Prices for exported American pork climb as China battles African swine fever

By Jessie Higgins
A Chinese woman purchases pork at a market in Beijing in January 2016. With that nation suffering a major outbreak of African swine fever, prices for the meat are increasing. File Photo by Stephen Shaver/UPI | <a href="/News_Photos/lp/e2b116d0b355720fe9cf69444c5e9b13/" target="_blank">License Photo</a>
A Chinese woman purchases pork at a market in Beijing in January 2016. With that nation suffering a major outbreak of African swine fever, prices for the meat are increasing. File Photo by Stephen Shaver/UPI | License Photo

EVANSVILLE, Ind., April 23 (UPI) -- Prices for American pork are climbing as China battles a widespread epidemic of African swine fever that is decimating that nation's hog population and threatening the entire Pacific Rim.

"It's been several years since we've seen prices this high," said Bob Utterback, an agricultural economist and the president of Utterback Marketing Services.


Before March, wholesale pork prices hovered between 50 cents and 60 cents per pound, according to the U.S. Department of Agriculture. Since then, prices have shot up as China pushed to import more pork from the United States. U.S. prices have now reached about 90 cents per pound.


As of this month, U.S. pork sales to China totaled 166,000 metric tons, compared with 20,000 metric tons last year at this time, said Minghao Li, a postdoctoral research associate at the Center for Agricultural and Rural Development at Iowa State University.


"The sale of U.S. pork to China this year is the highest we've seen in history," Li said.

Economists predict the price for pork from the United States and other pork producing countries will continue to climb in coming years as China's herd collapses.

It will take some time for American consumers to notice the price difference at the grocery store. As of Friday, there was no change in supermarket pork prices compared with this time last year, according to the U.S. Department of Agriculture.

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But that will likely change.

"They'll have to," Utterback said. "There will be a time period where grocery stores will absorb that price increase. But, eventually, prices will rise. I don't think it will be a drastic, big surge. But it will happen."

Since the African swine fever outbreak began in August, China has reported culling some 1 million hogs. But experts say the losses are probably far greater. The nation is predicted to lose between 25 and 35 percent of its herd from the disease and culling this year alone, according to the food and agribusiness bank and research firm Rabobank.

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China has the world's largest hog population -- by far. Thirty percent equates to some 200 million hogs -- more animals than the entire U.S. and Canadian herds combined.


With losses quickly mounting, the price of pork in China already is up 40 percent. And Rabobank predicts it will increase 70 percent by the end of this year.

The massive spike in U.S. purchases notwithstanding, China currently is importing most of its pork from Europe, Canada and Brazil -- not the U.S. The reason is China maintains high trade war tariffs on U.S. pork. American industry groups warn that unless the trade war tariffs are removed, U.S. farmers face an uphill battle accessing the massive new market.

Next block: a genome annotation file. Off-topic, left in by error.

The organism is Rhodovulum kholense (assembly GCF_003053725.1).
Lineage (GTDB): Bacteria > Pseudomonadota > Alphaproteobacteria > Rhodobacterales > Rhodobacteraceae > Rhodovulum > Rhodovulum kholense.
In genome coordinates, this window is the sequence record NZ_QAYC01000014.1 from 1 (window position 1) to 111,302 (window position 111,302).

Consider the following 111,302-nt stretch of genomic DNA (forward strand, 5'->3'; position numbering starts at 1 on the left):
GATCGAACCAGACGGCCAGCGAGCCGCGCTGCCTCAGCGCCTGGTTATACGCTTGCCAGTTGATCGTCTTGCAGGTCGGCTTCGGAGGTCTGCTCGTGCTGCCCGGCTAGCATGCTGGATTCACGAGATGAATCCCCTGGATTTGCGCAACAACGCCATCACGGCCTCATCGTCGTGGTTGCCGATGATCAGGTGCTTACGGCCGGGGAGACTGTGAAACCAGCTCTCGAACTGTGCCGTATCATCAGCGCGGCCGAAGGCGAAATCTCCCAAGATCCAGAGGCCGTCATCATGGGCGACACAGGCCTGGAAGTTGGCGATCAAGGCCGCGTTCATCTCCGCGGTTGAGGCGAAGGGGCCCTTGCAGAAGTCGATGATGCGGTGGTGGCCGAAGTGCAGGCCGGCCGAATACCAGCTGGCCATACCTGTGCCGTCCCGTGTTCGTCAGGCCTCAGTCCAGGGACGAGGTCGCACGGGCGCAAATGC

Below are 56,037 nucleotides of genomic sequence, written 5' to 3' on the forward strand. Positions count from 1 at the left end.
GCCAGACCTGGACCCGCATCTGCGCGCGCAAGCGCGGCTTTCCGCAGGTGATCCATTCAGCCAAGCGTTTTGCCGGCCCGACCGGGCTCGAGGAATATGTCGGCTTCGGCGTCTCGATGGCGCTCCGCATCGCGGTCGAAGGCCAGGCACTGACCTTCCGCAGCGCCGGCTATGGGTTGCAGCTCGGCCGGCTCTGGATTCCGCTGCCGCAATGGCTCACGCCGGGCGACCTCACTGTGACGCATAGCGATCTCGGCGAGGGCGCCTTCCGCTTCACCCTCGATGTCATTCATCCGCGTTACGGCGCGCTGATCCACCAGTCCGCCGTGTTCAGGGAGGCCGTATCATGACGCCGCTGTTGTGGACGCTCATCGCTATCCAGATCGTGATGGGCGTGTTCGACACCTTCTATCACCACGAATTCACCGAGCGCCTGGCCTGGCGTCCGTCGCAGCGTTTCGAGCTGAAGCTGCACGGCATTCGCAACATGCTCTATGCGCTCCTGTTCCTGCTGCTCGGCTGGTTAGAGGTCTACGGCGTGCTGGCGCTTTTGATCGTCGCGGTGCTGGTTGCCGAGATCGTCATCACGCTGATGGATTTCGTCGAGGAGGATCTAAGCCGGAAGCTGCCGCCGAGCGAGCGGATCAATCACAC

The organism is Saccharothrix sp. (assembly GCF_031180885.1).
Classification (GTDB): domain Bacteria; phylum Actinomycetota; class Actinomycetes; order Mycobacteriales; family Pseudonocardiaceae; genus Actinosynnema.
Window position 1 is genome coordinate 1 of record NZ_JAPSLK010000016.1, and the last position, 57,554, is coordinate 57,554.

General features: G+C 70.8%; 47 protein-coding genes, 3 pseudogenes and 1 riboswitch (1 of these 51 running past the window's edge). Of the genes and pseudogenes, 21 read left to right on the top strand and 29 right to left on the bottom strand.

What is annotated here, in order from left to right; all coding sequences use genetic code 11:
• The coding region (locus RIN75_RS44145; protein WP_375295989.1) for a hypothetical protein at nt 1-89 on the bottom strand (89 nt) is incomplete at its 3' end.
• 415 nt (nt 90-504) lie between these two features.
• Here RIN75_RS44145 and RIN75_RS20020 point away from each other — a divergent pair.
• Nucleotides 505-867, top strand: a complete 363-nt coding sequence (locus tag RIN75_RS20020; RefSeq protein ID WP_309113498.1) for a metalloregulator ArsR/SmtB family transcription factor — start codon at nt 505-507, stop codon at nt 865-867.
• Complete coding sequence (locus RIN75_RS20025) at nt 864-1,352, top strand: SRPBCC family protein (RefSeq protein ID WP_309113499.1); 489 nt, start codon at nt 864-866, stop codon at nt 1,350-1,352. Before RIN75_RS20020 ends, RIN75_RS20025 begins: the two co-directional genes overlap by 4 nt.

"China will be looking for reliable sources of pork," said Joe Monroe, a spokesman for the National Pork Producers Council. "It creates opportunity for the U.S., but unfortunately, we are currently facing trade retaliations by China in the form of 65 percent punitive tariffs on U.S. pork."

But China is not the only country that will need to import protein to offset swine fever losses in the coming year. The disease already has spread beyond China into neighboring Vietnam, Mongolia and Cambodia, and experts worry it will continue border-hopping until it affects all of Southeast Asia -- and beyond.

Nearly every animal that contracts African swine fever -- which is not harmful to humans -- will perish from the disease. There is no treatment or vaccine, leaving culling and biosecurity measures as the only methods for combating the virus' spread.


"Many of these countries will be less able than China to control the spread of this infectious disease," said Dirk Pfeiffer, the chair professor of One Health at City University of Hong Kong's Jockey Club College of Veterinary Medicine and Life Sciences.

With pork-producing countries stretched thin to meet China's demand, those markets will be left open for American producers, said Joseph Kerns, an agriculture risk management consultant with Iowa-based Kerns and Associates Partners for Production Agriculture.

Estimates differ on how long it will take the region to recover for the outbreak, but most experts guess it will be at least three years -- probably more. During that time, demand for pork and other protein from countries not infected with the virus will remain high, as will prices.

However, American producers are not rushing to increase production.

"The U.S. is not immune to this disease," Kerns said. "We have the benefit of having an ocean on either side of us, and that helps. But we're not immune."

An outbreak of African swine fever in the U.S. would immediately halt all exports until the disease is contained. Agricultural economists across the country agree this would be disastrous for the industry, which exports roughly 25 percent of its pork.


"With that cloud hanging over our head, we don't have the giddy excitement to expand production," Kerns said.

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